What we are getting left with are new ideas, but the ideas are somewhat incremental, stale, and totally lack in providing a distruptive force on raising our standards of living. Until a somewhat radical change occurs in our rewards mechanism, the problem will only get more acute.

Adam writes:

If ideas were costless to transfer, we wouldn't have professors, now would we?

;)

Jason Ligon writes:

It seems to me that saying ideas are a nonrivalrous component of wealth generation is like saying that protons are an (essentially) nonrivalrous component of manufacture. A true observation, no doubt, but one that needs refinement to be nontrivial.

Wealth is generated in the relationship between an idea and its exploitability to fill a demand. With innumerable ideas out there, economic value will not be in creating artificial scarcity in the transfer of the idea, but rather in tailoring the idea to individual tastes and requirements. Services that we will pay for are those that optimize our interaction with ideas, that make them useful to us, and even lead us in a Say's Law sort of way to discover our own demands.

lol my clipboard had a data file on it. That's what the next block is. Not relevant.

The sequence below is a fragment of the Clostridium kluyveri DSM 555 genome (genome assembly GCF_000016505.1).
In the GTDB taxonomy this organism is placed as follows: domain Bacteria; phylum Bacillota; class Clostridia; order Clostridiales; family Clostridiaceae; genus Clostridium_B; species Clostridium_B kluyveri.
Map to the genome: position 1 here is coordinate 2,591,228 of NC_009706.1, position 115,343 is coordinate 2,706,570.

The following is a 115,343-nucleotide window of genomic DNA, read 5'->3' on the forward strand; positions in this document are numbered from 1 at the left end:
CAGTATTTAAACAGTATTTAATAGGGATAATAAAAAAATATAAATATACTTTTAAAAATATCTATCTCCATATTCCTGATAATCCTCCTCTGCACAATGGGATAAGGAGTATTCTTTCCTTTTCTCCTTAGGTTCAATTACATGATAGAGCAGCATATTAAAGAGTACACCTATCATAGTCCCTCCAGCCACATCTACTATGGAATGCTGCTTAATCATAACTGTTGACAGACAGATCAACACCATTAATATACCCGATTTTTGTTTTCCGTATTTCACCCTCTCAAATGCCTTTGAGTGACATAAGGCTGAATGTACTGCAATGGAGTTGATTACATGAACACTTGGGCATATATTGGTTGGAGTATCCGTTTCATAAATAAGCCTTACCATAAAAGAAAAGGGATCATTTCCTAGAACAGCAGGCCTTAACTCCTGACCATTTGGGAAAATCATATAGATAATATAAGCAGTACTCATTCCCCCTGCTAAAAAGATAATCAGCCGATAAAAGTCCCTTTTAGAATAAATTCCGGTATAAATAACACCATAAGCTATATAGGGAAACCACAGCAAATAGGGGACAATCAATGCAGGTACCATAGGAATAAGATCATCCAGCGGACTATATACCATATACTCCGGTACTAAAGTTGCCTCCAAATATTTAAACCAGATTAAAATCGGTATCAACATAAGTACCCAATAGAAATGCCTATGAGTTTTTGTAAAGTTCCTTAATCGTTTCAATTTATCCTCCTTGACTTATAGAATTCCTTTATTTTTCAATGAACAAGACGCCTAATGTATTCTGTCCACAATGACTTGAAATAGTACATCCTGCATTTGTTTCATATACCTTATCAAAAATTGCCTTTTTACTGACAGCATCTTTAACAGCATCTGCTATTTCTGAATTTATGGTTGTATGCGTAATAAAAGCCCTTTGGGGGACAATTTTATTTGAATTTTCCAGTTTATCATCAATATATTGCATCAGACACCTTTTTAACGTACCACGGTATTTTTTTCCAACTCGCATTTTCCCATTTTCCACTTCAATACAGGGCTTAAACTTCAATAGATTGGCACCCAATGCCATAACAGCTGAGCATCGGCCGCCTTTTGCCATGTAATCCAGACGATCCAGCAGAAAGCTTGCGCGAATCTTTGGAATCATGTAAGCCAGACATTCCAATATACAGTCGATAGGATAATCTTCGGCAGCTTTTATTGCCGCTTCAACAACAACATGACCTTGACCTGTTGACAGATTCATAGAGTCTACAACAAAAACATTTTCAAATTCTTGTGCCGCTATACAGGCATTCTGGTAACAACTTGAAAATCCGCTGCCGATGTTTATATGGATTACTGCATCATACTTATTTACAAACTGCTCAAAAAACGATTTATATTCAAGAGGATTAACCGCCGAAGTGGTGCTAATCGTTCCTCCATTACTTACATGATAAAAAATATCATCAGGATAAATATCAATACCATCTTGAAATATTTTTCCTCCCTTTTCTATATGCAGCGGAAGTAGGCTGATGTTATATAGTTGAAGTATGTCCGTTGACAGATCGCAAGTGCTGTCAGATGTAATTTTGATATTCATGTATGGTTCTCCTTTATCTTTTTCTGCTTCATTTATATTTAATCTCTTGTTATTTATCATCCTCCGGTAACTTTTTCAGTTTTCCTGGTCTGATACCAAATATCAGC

Ideas have always been unrefined stuff. These new ideas are unrefined but cheply flexible stuff. Value was about refining the idea to the consumer, and it still is, but now there are more possibilities.

AWA writes:

Ideas remain ethereal until acted upon. The cost to bring an idea to actuality is not zero. Ask Bill Gates what it cost to put computing at the fingertips of everyone in the world. That is an idea that IBM, Xerox, and others failed to appreciate, but its realization is one of the most significant economic events in world history so far.